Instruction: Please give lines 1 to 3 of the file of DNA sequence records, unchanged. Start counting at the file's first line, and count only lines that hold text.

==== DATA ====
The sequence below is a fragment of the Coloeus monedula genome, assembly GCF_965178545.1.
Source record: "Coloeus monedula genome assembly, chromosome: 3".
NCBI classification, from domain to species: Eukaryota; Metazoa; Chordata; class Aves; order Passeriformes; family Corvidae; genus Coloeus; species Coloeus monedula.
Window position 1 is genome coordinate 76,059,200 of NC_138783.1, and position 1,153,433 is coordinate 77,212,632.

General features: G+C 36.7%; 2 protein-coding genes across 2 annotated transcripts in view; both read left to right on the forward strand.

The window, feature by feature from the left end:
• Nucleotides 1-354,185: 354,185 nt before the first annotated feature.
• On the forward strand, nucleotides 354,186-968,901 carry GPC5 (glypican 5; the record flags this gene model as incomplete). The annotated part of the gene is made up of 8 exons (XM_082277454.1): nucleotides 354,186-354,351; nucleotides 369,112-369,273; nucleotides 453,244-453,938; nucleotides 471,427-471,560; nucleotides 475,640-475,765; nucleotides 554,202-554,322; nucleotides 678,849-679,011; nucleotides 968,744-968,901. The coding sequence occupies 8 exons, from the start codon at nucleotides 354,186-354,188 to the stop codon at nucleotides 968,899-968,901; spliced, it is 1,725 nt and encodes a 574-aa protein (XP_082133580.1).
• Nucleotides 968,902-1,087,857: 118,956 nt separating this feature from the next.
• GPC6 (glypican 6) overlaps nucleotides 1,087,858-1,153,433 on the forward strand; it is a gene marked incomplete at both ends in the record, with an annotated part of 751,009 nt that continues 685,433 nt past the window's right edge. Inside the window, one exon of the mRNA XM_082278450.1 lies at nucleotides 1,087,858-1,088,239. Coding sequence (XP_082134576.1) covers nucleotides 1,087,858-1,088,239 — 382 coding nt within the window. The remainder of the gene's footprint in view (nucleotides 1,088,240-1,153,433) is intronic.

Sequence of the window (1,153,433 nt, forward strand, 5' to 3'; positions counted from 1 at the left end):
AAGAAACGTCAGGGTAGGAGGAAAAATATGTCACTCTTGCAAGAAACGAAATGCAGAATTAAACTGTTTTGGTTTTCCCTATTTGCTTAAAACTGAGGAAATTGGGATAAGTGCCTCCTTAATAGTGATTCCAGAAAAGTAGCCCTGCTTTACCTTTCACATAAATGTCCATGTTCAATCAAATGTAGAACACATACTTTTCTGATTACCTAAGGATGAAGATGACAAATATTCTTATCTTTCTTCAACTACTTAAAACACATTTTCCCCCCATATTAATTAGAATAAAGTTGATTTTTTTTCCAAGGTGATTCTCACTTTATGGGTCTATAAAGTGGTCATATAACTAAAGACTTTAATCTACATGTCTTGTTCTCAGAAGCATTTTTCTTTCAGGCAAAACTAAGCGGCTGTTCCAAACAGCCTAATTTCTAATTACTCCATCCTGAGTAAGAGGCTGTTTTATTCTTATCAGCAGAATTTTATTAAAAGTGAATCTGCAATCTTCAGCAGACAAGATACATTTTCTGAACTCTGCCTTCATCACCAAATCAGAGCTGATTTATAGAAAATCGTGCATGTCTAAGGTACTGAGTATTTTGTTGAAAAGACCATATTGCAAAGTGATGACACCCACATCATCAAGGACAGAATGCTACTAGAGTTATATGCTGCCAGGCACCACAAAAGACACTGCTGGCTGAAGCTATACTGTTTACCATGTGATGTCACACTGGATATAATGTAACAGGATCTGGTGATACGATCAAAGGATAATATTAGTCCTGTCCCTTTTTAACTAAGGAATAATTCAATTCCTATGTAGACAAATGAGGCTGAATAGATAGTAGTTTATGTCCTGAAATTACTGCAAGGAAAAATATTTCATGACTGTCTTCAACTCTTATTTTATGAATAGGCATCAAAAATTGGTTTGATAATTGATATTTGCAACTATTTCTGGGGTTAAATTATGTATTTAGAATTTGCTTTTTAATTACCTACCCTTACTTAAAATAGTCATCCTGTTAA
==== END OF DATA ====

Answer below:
The sequence below is a fragment of the Coloeus monedula genome, assembly GCF_965178545.1.
Source record: "Coloeus monedula genome assembly, chromosome: 3".
NCBI classification, from domain to species: Eukaryota; Metazoa; Chordata; class Aves; order Passeriformes; family Corvidae; genus Coloeus; species Coloeus monedula.